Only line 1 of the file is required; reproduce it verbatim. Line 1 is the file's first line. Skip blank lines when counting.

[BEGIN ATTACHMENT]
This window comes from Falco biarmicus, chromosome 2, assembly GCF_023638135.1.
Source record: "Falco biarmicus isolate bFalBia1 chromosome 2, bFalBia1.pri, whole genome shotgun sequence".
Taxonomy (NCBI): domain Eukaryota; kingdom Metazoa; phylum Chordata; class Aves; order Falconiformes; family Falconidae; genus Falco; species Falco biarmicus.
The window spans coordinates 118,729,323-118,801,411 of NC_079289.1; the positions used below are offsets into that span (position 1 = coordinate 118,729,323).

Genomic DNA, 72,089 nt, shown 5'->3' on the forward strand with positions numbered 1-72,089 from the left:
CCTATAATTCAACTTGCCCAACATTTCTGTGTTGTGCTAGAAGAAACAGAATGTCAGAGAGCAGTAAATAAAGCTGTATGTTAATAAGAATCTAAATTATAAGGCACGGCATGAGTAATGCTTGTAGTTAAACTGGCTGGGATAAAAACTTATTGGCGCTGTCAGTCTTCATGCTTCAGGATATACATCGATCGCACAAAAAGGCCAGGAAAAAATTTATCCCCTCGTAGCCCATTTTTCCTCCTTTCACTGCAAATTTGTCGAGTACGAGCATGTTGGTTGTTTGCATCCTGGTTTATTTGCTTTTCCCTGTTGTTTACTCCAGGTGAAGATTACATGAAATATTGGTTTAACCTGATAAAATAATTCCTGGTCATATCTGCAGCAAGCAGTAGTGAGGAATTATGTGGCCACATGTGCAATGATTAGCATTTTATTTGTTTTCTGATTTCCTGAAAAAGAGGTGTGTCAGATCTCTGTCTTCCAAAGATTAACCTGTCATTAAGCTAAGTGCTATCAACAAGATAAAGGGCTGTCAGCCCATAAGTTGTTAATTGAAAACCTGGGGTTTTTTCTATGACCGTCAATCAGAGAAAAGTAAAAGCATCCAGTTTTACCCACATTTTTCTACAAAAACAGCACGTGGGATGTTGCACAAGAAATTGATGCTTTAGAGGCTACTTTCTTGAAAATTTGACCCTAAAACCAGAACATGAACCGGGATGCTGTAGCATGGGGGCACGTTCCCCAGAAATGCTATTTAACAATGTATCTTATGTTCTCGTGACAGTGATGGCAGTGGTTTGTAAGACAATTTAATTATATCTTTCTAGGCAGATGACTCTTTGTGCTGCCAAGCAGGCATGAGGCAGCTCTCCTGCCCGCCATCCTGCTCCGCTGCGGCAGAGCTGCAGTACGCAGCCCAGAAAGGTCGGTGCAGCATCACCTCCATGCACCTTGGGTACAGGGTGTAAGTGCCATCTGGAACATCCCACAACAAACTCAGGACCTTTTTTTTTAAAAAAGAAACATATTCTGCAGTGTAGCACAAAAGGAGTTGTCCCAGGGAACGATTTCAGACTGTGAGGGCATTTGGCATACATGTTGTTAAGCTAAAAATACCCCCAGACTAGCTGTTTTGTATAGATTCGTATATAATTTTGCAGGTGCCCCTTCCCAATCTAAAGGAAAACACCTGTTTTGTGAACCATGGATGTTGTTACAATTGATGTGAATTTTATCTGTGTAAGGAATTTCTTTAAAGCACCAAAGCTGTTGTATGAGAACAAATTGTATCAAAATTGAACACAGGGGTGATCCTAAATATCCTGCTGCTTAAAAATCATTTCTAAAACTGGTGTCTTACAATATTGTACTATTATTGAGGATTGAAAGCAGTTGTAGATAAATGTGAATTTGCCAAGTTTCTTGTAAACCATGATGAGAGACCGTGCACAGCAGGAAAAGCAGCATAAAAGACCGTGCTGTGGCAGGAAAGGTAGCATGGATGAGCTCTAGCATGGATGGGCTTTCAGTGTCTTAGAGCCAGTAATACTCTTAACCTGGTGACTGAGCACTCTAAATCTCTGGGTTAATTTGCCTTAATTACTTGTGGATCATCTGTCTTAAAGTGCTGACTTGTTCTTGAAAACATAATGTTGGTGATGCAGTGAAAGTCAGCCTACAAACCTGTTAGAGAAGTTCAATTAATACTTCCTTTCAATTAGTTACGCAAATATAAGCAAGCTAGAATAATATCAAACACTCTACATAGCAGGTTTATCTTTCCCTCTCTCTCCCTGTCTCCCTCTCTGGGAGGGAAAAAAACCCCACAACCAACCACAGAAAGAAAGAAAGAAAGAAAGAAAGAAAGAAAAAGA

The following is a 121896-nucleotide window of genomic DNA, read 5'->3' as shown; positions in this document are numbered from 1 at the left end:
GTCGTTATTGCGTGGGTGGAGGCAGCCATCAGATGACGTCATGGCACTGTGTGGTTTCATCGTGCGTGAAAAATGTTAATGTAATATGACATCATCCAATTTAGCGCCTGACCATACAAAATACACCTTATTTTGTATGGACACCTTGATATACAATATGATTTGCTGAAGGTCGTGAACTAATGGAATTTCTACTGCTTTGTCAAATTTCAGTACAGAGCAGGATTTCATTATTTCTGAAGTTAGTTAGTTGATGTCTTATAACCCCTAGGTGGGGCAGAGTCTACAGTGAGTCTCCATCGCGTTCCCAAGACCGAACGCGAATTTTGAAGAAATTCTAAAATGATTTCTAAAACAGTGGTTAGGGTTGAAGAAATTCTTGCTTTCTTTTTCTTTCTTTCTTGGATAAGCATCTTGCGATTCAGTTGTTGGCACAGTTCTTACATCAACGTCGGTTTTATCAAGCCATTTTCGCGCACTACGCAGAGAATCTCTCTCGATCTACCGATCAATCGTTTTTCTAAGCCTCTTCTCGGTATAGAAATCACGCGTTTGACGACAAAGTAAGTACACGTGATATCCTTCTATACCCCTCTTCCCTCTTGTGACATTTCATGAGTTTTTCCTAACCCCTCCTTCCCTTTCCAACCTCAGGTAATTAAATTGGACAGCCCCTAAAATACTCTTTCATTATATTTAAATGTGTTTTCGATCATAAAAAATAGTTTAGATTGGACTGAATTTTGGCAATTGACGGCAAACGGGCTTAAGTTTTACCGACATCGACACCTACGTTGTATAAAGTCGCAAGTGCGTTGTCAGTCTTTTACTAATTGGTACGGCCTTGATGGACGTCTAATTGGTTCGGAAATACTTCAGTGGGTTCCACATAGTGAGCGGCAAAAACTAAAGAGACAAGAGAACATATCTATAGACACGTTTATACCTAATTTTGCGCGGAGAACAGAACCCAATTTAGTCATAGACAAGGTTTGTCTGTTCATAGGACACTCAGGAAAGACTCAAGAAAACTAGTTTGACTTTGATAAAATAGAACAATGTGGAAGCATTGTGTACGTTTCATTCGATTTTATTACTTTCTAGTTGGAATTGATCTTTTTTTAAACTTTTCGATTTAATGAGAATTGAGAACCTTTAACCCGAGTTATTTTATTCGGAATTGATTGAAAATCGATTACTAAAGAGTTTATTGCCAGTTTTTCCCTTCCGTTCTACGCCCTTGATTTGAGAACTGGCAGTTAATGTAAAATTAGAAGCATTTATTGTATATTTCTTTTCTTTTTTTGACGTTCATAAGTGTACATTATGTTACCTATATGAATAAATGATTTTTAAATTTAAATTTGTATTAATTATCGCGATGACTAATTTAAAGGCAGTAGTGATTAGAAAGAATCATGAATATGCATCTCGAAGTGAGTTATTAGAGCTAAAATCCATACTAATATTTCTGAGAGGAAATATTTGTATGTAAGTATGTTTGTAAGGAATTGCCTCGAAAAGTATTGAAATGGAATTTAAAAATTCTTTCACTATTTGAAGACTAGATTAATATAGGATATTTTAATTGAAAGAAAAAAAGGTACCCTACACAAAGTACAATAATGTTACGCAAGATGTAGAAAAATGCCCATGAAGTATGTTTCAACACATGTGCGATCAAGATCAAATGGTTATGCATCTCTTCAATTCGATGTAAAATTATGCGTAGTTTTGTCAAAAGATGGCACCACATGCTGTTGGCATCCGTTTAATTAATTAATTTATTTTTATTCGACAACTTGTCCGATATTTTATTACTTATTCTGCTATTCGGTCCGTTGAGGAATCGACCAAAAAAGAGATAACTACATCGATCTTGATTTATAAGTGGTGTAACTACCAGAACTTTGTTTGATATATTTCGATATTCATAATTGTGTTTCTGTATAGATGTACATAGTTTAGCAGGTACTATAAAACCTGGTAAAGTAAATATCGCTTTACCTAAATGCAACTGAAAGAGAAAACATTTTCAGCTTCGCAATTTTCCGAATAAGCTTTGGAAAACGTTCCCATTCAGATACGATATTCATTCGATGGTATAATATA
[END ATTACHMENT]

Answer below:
This window comes from Falco biarmicus, chromosome 2, assembly GCF_023638135.1.